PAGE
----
Christ died not as a substitute for all sinners but only for those predestined to believe, a leading Southern Baptist Calvinist said in a weekend podcast explaining the atonement, a Christian doctrine that describes how sinners are reconciled to God.
“As I understand God’s Word, if Jesus truly died for the sins of all mankind, if even one of those persons ends up in hell, then that would make a mockery of the sufficiency of Christ’s atoning blood on Calvary’s cross,” said a caller to Albert Mohler’s “Ask Anything” weekend edition of his daily news podcast May 3. “Could you help me on this subject, please?”
Mohler, president of Southern Baptist Theological Seminary in Louisville, Ky., said Bible verses like “God so loved the world” in John 3:16 and “for as in Adam all die, so in Christ all will be made alive” in I Corinthians 15:22 illustrate that Calvinists and Arminians are not as far apart as many assume.
“If you read ‘world’ and ‘all’ to mean that Christ’s saving work is applied to the world and to all within in it on the same basis, then all are saved,” Mohler said, “and that clearly isn’t consistent with Scripture.”
“Christ’s death has meaning for every single life, but salvation comes to those who are confessing with their lips that Jesus is Lord and believing in their heart that God has raised him from the dead,” he said.
“Limited atonement” is generally accepted as most the controversial of five points affirmed by Calvinist or Reformed theology. The theological view was advocated by 16th-century theologian John Calvin and emphasizes predestination and downplays human agency in salvation.
Also called “definite redemption” or “definite atonement,” limited atonement denies that God would send his son to die for everyone with the possibility that none might repent. Rather, it claims that God’s eternal plan was to redeem specific sinners through the atoning work of Christ.
The traditional counterview, “Arminianism,” popular in Methodist and Freewill Baptist traditions and named for Dutch theologian Jacob Arminius, contends that faith is the product of human free will, and thereby God’s saving grace must be offered equally to everyone.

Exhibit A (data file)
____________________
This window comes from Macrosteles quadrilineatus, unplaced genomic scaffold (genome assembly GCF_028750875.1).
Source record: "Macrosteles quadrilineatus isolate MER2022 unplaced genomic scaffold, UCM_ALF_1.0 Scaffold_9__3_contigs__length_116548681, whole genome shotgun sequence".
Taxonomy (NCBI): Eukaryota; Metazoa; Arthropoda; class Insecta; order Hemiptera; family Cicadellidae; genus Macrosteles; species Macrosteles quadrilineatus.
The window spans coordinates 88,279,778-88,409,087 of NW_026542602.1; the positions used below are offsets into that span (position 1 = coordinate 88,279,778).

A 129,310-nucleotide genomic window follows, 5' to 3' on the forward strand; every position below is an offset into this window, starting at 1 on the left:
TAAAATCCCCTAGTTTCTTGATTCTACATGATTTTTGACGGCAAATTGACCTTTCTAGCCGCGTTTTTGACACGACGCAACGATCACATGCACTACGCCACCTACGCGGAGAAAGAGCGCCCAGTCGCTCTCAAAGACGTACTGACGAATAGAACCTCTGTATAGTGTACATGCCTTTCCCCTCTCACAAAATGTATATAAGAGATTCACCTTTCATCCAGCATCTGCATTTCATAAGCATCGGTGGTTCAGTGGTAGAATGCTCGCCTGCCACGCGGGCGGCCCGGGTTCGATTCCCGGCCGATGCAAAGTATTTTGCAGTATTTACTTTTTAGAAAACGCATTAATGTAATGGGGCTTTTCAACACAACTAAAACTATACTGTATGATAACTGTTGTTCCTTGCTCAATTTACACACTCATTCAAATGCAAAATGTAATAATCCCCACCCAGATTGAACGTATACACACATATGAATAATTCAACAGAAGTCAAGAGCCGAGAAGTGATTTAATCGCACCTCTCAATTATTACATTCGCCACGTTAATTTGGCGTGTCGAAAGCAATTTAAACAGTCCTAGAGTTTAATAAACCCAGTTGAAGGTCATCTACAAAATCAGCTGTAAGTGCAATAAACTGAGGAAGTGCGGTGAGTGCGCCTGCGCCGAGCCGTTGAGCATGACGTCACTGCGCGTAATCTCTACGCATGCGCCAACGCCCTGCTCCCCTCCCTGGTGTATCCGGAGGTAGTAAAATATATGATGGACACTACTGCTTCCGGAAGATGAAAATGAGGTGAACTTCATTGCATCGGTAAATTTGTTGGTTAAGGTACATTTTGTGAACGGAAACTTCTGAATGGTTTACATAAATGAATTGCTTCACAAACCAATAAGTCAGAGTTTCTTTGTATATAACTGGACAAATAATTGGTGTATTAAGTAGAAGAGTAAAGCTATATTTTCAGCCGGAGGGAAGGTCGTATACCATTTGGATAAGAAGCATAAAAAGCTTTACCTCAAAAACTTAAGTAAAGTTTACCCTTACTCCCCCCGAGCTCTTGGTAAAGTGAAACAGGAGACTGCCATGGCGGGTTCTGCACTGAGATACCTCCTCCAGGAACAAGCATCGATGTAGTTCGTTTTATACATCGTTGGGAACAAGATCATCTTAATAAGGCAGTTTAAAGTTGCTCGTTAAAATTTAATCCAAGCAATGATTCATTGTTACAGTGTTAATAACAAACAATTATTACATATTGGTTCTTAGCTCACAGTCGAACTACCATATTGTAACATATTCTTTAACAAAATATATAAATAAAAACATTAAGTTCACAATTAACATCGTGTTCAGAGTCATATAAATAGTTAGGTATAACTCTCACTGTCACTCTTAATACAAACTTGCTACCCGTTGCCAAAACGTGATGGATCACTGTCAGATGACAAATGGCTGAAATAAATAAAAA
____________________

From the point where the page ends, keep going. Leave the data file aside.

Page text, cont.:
Mohler, a leader in the “young, restless and reformed” neo-Calvinism popular in evangelical circles including pockets of the Southern Baptist Convention, said the language of Scripture “goes far beyond” the question of how far the atonement extends.
“Both Calvinists and Arminians are put in the position, if we are intellectually and biblically honest, of saying we’re going to have to read the word ‘world’ here one way and a different way somewhere else,” Mohler said. “We’re going to have to read the word ‘all’ here one way and the word ‘all’ somewhere else in a different text differently.”
“So the question of the extent of the atonement is one that I, as one committed to reformed theology, would answer in the terms of the fact that Christ died for those he has redeemed, and would be very clear about that, in terms of particular redemption,” Mohler said.
“But I would never classify someone who holds to a different understanding of the extent of the atonement, within the context of Christian orthodoxy, as a heresy,” he continued. “In other words, I would gladly preach the gospel alongside those who would argue for a different understanding of the extent of the atonement, or a general atonement, so long as they hold to the belief that salvation comes only to those who confess with their lips that Jesus Christ is Lord and believe in their heart that God has raised him from the dead, in other words who come to a saving knowledge of the Lord Jesus Christ.”
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SOURCE: Associated Baptist Press